As kids, we were all fascinated by toy shops. Whether Hamleys or the Disney Store, Toymaster or Games Workshop, toy shops were worlds in which we could get lost on a Saturday afternoon. Plastic-windowed boxes containing Lego blocks, Sylvanian families, Buzz Lightyear, Barbies and Polly Pocket lined the shelves that towered above our wandering, miniature frames.
On September 19, 2017, Toys “R” Us filed for bankruptcy; in March 2018 it liquidated all U.S. stores. It is no secret that brick-and-mortar retailers have been struggling since the online revolution. Busy parents are less willing to make the trip to their local high street, turning to Amazon Prime for a smooth delivery and no (less) tantrums. Google has replaced grandparents, and with a click of the mouse, a digital fairy-godmother provides all.
In the six months leading up to the companies liquidation, the creative consultancy Lippincott connected with Carla Hassan and Lee Walker, creative director at Toys “R” Us. In an attempt to refresh the company before it was too late, the consultancy created a rebrand that never saw the light of day. Now when we look at it, we cannot help but wonder, what if? Perhaps this nostalgic remodelling would have encouraged “Parennials” (Millennial parents) to remember their past, bringing Toys “R” Us out from amongst the dust.
“For our Toys “R” Us reinvention to be successful, it would have to break through and connect with these new parents in a way no other stores had”, Lippincott comments. “We realised the nostalgic affinity we had with the brand started with the backwards R. To us, the childlike “R” personifies the whole idea of play; so we reclaimed it”.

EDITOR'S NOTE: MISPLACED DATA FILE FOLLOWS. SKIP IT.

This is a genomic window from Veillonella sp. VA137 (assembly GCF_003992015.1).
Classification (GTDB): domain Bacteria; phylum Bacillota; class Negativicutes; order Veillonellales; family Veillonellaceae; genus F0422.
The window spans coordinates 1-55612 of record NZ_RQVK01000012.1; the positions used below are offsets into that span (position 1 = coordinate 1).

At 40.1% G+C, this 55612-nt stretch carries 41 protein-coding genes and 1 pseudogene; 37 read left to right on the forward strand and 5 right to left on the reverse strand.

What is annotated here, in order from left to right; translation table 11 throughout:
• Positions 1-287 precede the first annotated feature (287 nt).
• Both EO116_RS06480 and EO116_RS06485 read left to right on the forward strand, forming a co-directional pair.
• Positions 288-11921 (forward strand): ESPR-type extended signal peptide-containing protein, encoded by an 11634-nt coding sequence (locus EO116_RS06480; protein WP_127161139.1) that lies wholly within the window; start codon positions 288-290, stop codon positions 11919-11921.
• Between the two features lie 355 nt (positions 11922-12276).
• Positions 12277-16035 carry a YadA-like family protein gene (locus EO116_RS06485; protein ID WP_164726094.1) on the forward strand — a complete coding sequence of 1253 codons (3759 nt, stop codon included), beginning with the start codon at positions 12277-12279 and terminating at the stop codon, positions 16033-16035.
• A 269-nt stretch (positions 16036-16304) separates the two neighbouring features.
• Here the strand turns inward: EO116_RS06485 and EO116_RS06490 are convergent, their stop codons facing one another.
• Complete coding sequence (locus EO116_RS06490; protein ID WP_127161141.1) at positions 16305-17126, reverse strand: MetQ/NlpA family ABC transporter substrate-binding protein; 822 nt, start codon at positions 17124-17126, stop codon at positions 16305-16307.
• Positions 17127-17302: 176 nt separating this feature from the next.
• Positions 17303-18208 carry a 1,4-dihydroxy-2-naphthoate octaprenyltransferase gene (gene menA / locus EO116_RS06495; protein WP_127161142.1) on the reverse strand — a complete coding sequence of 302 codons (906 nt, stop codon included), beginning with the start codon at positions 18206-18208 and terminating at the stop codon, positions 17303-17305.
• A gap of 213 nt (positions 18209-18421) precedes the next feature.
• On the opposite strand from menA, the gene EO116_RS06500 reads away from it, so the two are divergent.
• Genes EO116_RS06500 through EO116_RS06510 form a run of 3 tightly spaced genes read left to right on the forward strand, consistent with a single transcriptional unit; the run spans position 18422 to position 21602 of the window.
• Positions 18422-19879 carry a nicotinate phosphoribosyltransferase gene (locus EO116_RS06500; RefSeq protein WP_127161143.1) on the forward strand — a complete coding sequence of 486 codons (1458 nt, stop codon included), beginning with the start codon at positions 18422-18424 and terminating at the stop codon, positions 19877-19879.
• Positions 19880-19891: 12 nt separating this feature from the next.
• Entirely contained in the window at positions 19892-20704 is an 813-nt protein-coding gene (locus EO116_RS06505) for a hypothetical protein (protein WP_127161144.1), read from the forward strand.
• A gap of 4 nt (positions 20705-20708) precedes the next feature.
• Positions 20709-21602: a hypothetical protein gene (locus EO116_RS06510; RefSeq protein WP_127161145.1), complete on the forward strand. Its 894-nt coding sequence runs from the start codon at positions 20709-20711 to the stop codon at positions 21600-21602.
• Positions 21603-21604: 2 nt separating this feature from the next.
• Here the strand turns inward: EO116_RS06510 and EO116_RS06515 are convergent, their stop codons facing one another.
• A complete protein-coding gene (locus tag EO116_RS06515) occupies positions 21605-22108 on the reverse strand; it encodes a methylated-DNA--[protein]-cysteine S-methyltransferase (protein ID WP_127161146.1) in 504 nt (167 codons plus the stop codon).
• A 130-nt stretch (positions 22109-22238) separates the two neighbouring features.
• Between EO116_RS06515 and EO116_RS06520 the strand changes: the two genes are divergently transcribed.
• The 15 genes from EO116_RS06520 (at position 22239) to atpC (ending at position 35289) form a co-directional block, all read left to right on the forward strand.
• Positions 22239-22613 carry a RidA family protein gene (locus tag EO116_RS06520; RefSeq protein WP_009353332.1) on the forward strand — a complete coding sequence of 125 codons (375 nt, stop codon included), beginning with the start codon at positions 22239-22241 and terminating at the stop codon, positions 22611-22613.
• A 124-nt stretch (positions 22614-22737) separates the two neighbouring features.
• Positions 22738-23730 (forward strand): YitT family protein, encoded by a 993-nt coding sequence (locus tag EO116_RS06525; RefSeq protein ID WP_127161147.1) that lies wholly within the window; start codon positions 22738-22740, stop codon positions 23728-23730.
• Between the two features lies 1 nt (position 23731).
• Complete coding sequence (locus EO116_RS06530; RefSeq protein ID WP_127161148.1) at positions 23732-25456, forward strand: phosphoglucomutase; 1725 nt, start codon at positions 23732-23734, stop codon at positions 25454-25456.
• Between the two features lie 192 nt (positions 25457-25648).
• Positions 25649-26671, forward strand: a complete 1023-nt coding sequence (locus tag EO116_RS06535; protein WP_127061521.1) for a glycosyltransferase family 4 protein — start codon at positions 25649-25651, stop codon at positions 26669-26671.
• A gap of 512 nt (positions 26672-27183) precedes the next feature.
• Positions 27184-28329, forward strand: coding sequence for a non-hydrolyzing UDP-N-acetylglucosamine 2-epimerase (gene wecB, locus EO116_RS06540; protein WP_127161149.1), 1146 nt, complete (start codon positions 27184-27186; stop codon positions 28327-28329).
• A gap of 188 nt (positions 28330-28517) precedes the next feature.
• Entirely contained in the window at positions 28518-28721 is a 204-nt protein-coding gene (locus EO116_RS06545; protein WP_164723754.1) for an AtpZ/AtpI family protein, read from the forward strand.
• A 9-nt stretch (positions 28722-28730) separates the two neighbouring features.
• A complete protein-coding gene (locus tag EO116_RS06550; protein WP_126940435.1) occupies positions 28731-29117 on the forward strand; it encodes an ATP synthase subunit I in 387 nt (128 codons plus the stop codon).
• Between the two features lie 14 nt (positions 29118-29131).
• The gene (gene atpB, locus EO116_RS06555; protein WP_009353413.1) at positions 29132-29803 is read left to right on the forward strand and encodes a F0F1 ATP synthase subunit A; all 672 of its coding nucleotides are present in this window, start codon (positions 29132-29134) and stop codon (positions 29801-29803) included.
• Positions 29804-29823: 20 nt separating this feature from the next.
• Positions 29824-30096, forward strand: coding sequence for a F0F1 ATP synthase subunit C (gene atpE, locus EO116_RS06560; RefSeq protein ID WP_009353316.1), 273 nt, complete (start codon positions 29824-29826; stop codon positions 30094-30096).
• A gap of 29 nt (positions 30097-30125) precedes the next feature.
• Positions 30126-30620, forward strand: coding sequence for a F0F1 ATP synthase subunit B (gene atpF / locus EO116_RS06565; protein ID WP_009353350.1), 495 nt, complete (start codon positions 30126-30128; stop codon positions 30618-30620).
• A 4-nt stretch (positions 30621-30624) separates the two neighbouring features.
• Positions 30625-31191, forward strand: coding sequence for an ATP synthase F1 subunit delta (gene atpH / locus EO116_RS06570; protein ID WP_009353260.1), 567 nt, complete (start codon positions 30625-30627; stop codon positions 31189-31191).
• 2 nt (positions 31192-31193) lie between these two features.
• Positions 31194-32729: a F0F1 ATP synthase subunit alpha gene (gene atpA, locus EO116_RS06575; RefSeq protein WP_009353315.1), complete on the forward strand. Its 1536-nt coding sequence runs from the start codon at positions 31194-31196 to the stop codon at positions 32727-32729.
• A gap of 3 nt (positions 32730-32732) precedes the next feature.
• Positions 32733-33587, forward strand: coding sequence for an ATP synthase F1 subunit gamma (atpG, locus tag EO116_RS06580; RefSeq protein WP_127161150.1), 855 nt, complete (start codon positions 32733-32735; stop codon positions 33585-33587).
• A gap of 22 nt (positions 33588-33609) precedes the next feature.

The “R” became the shining beacon, the torch at the front of the rebranding. It could change under any context: first a wooden block, then a furry cushion, then getting splashed with paint, bubbles or fluff. The logo was reimagined with a child-like playfulness. It felt imaginative again.
“We also explored how we could infuse this new energy into Babies “R” Us”, comments Lippincott. “We modernised the brand with a bold new colour palette that broke down the stereotypes of blue and pink”. By choosing a gender-neutral purple, the creative consultancy pushed the company into a utopian future. However, unfortunately, it was one that was unattainable and unrealisable. We can only daydream about the branding that never came to be.
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